The Electoral Issue:Iran's pursuit of nuclear weapons could lead to a regional arms race with other Middle Eastern states embarking on similar nuclear programs, disrupting the energy economy in the oil-rich Persian Gulf and jeopardizing the security of our ally Israel.
The Challenge:To stop Iran from gaining the capacity to easily manufacture a nuclear weapon while preventing any economically disruptive problems with the world's oil supply.
Many Israeli officials see a nuclear-armed Iran as a threat to the very existence of the Jewish state. Israeli Defense Minister Ehud Barak explained, "This is not about some abstract concept, but a genuine concern. The Iranians are, after all, a nation whose leaders have set themselves a strategic goal of wiping Israel off the map." Iranian President Mahmoud Ahmadinejad, has publicly expressed doubts about the Holocaust and repeated the famous threat by the Ayatollah Khomeini's to blot Israel out of existence.
Iran's hostility to Israel is clear; what's not clear is whether Iran is prepared to act on that hostility. Conflicting reports have emerged about how close the Iranian nuclear program is to securing a nuclear weapon. Several Israeli officials, notably former Israeli Mossad (Intelligence) Chief Meir Dagan, have cautioned that the threat posed is not as imminent as Israeli Prime Minister Benjamin Netanyahu has warned, and that a preemptive strike to disrupt Iran's nuclear capabilities could have catastrophic results, sparking a bloody regional conflict.
The United States has affirmed Israel's right to defend itself while preaching restraint publicly and privately, urging Israeli leaders to allow sanctions and other efforts to run their course and discouraging any unilateral strikes on Iranian missile sites or nuclear installations.
Regional Arms Race
Iran's emergence as a regional power is being closely watched by neighboring countries, particularly Turkey and Saudi Arabia. If Iran manages approaches nuclear weapons capability, the move could spark Middle Eastern arms race, with other countries rushing to develop nuclear weapons to offset Iran's newfound strategic advantage. Secretary of State Hillary Clinton, "It is not only about Iran and about Iran's intentions. . . it's about the arms race that would take place in the region with such unforeseen consequences."
Russia and China
Complicating efforts to halt Iran's drive to secure a nuclear weapon are two U.S. rivals, Russia and China. When the Iran Sanctions Panel of Exports delivered a report to the United Nations Security Council in 2011, Russia and China, two Security Council members, vetoed its publication. Although both nations supported several earlier U.N. resolutions imposing sanctions on Iran, they demanded amendments that weakened the effect of those sanctions and have expressed opposition to additional U.N. sanctions against Iran, forcing the United States and other Western Powers to move ahead with a separate package of sanctions outside of the U.N. In the past, Russia has aided Iran's development of nuclear capabilities, supplying them with the technology needed for nuclear power.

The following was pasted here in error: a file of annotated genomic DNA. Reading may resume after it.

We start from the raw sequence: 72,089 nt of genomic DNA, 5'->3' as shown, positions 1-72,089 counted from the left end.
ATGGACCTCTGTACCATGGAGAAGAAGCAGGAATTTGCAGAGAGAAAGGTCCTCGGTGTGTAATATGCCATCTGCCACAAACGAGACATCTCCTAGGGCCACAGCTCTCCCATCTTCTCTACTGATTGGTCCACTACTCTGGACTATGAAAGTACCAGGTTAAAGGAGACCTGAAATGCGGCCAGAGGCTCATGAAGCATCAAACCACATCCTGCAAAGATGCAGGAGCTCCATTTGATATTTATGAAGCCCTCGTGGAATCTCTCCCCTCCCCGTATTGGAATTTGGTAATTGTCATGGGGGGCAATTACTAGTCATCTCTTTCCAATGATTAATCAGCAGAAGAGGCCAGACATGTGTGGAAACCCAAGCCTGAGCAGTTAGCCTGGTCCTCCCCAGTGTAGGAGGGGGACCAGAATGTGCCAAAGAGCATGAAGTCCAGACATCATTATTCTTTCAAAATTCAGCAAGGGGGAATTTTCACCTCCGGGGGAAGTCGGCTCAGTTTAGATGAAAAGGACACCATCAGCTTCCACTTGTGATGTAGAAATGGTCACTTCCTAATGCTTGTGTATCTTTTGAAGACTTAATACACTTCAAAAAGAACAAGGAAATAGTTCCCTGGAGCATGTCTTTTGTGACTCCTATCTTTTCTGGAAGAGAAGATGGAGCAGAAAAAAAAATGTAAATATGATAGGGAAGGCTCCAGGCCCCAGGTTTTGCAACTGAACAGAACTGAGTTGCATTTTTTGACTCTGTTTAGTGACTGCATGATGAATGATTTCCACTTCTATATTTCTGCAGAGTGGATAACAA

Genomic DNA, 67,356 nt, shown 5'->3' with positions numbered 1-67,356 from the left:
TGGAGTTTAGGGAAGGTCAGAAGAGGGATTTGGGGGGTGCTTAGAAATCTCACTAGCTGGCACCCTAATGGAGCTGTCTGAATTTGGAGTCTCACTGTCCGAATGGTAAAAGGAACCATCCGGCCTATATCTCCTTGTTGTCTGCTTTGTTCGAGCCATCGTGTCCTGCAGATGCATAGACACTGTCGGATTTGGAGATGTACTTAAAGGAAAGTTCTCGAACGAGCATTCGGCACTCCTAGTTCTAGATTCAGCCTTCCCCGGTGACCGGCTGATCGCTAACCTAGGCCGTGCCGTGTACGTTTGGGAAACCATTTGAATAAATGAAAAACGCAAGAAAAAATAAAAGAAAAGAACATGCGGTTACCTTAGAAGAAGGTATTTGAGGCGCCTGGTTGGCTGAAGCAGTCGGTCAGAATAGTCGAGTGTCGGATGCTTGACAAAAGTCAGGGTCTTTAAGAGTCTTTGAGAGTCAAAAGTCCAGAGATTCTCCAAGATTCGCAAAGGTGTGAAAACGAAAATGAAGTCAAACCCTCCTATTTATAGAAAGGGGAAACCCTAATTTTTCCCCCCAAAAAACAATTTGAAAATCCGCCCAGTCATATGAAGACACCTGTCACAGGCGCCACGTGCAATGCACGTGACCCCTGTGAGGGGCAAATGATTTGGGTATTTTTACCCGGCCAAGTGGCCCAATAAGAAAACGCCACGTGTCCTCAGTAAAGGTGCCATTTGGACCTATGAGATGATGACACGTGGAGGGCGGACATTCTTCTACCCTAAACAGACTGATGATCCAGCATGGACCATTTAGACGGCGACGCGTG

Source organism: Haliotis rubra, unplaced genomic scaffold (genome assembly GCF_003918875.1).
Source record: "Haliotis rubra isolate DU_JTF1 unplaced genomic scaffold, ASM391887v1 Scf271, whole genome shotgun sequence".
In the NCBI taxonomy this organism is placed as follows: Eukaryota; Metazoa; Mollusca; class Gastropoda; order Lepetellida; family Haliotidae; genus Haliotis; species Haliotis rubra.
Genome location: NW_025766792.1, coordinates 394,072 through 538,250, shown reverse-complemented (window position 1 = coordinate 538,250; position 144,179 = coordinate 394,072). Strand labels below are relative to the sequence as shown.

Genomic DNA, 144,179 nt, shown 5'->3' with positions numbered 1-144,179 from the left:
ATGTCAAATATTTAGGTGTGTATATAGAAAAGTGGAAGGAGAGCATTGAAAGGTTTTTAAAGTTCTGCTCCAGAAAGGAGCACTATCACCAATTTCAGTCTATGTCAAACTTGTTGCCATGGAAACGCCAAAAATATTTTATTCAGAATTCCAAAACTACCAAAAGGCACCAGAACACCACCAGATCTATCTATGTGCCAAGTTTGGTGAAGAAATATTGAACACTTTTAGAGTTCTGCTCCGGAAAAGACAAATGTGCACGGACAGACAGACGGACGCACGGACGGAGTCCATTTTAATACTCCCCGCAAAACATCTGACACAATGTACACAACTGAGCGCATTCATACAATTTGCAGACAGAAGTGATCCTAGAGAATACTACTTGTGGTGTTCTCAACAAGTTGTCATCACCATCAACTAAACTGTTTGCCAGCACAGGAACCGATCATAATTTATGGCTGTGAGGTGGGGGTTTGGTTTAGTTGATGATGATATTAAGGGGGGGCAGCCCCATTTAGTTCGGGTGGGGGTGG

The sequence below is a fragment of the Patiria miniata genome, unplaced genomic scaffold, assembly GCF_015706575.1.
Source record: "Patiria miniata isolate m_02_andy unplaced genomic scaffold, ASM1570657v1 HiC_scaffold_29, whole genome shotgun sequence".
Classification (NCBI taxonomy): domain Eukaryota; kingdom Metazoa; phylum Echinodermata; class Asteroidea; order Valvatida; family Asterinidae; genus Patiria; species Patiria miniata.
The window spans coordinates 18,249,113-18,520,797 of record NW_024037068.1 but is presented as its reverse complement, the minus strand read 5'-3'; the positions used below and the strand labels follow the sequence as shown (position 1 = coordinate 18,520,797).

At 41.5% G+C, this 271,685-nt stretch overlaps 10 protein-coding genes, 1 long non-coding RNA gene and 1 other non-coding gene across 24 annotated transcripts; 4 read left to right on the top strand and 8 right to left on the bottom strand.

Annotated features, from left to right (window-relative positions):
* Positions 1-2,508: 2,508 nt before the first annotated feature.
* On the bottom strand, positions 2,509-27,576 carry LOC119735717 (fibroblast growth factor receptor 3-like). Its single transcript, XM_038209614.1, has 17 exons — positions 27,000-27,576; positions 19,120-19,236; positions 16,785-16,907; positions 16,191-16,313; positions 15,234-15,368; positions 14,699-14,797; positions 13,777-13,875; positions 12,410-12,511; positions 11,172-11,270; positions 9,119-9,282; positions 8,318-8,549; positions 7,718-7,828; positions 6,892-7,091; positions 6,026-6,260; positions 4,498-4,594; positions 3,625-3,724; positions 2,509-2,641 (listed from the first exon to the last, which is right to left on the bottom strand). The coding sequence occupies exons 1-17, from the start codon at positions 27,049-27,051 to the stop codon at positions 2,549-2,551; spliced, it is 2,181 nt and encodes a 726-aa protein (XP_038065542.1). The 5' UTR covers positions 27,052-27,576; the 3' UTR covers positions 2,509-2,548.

China's relationship with Iran is based on a need for energy security - Iran supplies a large portion of China's oil and natural gas. Both countries also benefit from being able to frustrate the West. According to a report from the Center for Strategic and International Studies, "Both China and Russia work to gain politically and economically from the ongoing competition between the US and Iran," viewing "ties to Iran as a bargaining chip in dealing with the US, European, and the Arab Gulf states." The authors conclude, "If the US is to be more successful in isolating Iran, it will need to convince both countries that Iran poses a greater threat to their interests than they now perceive, seek the help of the Arab Gulf states and other powers to influence China and Russia, and develop a more powerful mix of incentives and penalties to encourage Chinese and Russian cooperation."
In 2010, Iran exported 2.6 million barrels of crude oil daily, making it the second-largest oil exporter in OPEC. Iran also wields a degree of control over the broader oil supply.
The country is perched atop the Strait of Hormuz, the narrow body of water that connects the oil-rich Persian Gulf with the rest of the world. Described by the U.S. Energy Information Administration as the "world's most important oil chokepoint," the Strait in 2011 provided passage for 17 billion barrels of oil each day - 20 percent of all oil traded worldwide, and 35 percent of all oil traded by sea.
Tehran has threatened to close the strait and halt the flow of oil if its national interests are "seriously threatened." Iran could use sea mines, missile batteries, or boats to make it hard (and expensive) to transport oil. In anticipation of potential Iranian action, the U.S. military has begun deploying warships in and around the Persian gulf to ensure the secure passage of oil tankers and drones to safely disarm sea mines. According to U.S. military officials, it would take 5 to 10 days to reopen the Strait if Iran tries to close it, but even a short temporary halt of oil from the Persian Gulf could wreak severe economic havoc, sending oil prices skyrocketing.
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